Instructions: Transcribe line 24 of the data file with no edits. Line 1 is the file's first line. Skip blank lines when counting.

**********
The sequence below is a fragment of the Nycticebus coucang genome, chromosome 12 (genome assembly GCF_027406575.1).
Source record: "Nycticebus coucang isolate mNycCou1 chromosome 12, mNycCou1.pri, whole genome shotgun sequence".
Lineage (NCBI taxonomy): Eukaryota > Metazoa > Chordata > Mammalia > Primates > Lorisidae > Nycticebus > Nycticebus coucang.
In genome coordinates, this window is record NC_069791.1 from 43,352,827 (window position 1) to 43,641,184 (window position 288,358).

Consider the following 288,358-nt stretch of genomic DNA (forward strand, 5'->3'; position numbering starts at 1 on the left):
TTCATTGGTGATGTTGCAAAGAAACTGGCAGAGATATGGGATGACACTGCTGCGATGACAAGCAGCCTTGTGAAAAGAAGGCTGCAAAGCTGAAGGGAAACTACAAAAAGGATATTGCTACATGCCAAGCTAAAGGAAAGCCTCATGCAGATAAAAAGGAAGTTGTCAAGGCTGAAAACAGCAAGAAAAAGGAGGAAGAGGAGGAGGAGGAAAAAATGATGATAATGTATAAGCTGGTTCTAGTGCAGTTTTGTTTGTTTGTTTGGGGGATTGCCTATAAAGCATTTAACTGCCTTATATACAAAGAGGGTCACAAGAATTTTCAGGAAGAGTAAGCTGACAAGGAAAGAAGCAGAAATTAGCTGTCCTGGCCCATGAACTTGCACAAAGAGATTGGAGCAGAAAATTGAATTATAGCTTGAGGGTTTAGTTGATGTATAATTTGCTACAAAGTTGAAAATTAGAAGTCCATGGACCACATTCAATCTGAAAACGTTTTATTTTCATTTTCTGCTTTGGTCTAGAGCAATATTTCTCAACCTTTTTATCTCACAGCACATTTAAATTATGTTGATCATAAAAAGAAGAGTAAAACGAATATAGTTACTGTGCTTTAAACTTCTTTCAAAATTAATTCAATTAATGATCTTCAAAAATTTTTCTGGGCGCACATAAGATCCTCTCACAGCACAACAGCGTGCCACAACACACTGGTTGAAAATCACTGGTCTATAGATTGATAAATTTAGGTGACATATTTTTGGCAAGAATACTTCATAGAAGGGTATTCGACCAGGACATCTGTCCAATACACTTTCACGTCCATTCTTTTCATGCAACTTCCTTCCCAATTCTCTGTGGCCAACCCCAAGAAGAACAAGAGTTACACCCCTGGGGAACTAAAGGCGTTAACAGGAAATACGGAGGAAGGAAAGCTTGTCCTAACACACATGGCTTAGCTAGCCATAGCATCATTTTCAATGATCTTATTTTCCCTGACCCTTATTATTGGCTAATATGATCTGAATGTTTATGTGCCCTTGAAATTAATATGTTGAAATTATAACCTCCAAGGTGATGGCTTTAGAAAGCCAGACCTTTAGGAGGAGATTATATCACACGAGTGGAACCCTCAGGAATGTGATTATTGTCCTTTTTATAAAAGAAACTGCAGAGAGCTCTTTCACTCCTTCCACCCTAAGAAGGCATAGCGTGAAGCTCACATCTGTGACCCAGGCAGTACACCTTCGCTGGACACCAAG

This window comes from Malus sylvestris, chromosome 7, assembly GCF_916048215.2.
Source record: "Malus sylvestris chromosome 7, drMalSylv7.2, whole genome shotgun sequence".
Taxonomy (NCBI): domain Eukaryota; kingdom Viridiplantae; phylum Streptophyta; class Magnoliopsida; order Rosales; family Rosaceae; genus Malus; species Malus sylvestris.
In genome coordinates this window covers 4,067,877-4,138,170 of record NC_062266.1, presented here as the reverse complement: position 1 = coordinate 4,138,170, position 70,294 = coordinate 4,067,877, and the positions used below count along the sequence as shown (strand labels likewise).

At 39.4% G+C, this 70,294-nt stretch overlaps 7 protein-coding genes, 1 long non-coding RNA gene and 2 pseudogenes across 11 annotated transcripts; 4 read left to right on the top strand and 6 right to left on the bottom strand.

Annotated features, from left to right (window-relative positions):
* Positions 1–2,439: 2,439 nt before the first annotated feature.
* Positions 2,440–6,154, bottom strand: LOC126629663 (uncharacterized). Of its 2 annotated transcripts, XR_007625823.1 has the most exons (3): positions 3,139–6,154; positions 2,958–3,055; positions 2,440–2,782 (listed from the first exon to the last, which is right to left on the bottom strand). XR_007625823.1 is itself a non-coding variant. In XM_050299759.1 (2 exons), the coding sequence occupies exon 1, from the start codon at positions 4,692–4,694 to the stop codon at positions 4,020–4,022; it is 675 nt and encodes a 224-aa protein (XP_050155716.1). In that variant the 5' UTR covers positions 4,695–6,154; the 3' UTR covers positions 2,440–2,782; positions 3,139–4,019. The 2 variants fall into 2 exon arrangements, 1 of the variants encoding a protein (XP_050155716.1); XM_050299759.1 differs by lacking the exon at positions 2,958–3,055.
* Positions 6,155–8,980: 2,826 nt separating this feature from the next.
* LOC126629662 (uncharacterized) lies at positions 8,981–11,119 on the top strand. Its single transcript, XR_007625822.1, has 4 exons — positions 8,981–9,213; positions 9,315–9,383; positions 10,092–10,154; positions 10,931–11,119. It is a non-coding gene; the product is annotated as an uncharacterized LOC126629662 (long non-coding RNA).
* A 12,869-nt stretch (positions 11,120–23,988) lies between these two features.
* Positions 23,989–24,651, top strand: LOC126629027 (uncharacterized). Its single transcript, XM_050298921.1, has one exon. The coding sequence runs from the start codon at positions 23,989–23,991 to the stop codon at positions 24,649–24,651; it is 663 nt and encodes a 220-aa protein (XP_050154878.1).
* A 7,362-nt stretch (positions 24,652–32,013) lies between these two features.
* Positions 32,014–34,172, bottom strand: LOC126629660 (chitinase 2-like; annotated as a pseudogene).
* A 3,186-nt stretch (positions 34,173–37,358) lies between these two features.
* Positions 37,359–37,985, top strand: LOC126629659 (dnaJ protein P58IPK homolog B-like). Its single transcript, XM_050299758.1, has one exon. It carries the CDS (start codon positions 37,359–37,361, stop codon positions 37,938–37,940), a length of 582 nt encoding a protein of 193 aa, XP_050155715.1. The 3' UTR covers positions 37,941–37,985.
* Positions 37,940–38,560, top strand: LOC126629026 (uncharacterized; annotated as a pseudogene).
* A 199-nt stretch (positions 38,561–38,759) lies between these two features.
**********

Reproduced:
* A 199-nt stretch (positions 38,561–38,759) lies between these two features.